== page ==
Approximately eighteen percent of all U.S. women obtaining abortions are teenagers.
Ages 18 – 19: 11%
Ages 15 – 17: 6%
Younger than 15: less than 1%1
Teens are more prone to complications arising from induced abortion because they “are more likely than older women to delay having an abortion until after 15 weeks of pregnancy, when the medical risks associated with abortion are significantly higher.”1 According to the American College of Obstetricians and Gynecologists, the risk of death increases by 38% for each additional week of gestation.2 In other words, if the mortality rate from abortion-related complications is 1 in 100,000 at 8 weeks, it will be 1.38 in 100,000 at 9 weeks.
Nevertheless, your doctor should talk with you about the risks of any abortion to your future reproductive health as a teen, as well as the positive impact a full term pregnancy can have. For more information on the side-effects of abortion click here.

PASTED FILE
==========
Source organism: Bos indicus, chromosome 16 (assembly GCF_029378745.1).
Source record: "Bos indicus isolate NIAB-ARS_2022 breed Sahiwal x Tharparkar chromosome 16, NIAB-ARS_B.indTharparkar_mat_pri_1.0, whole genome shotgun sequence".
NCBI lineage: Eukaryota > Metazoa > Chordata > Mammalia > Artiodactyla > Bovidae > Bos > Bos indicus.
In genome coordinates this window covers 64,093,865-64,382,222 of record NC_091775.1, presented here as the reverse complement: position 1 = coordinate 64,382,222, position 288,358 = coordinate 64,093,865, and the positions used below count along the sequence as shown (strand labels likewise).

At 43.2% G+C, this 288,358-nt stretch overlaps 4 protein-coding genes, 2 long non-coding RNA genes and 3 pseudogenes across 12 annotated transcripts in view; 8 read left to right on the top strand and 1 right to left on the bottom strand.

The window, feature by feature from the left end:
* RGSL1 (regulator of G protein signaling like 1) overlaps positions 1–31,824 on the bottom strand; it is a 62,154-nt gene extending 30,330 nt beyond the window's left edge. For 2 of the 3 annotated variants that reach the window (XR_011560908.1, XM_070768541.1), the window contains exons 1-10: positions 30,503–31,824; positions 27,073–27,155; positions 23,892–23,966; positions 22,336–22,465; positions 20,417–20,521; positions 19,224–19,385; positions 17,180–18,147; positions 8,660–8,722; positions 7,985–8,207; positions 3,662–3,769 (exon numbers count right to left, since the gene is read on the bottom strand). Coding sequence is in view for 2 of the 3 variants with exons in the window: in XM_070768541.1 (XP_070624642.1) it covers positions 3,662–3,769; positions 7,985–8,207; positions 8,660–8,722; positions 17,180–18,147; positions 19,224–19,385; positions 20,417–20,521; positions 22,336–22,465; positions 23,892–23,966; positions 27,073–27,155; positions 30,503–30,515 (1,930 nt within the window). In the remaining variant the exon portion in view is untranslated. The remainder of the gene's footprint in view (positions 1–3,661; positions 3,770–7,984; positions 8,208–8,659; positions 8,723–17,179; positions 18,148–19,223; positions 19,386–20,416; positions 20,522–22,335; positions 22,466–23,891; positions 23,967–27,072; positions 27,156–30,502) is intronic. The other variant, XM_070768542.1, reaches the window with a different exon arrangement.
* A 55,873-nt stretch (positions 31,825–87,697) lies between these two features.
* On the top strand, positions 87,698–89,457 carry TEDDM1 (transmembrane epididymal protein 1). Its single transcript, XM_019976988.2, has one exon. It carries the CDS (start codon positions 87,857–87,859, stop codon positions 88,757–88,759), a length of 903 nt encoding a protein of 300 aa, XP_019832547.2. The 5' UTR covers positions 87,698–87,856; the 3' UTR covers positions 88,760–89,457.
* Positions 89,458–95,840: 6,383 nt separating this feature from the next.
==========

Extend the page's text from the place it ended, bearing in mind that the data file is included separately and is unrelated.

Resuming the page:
Why the higher risk of side-effects?
- Teens who are trying to hide their abortions are less likely to follow a post-abortion antibiotic regimen or return for a follow-up visit.
- The fact that teenagers generally have numerous sexual partners, lower levels of protective antibodies, and higher levels of estrogen may also play a role3.
- Adolescents are more likely to have Chlamydia and other related infections at the time of abortion3, which can result in PID (Pelvic Inflammatory Disease).
- The risk for ectopic pregnancy-related deaths due to PID are higher among teenagers who have had abortions.
If you’re a teen facing unplanned pregnancy, schedule a free appointment to discuss your options today.
1 The Guttmacher Institute. (2011) Facts on Induced Abortion in the United States. Retrieved from: http://www.guttmacher.org/pubs/fb_induced_abortion.html
2 L.A. Bartlett, C.J. Berg, H.B. Shulman, S.B. Zane, C.A. Green, S. Whitehead, H. K. Atrash. klik American College of Obstetricians and Gynecologists. (2004). Risk Factors for Legal Induced Abortion–Related Mortality in the United States,Volume 103, No. 4, APRIL 2004. Retrieved from: http://stateleg.acog.org/from_home/publications/green_journal/2004/v103n4p729.pdf
3 T. W. Strahan. Association for Interdisciplinary Research in Values and Social Change. (2000). Differential Adverse Impact on Teenagers Who Undergo Induced Abortion. Retrieved from: http://www.lifeissues.net/writers/air/air_vol15no1_20001.html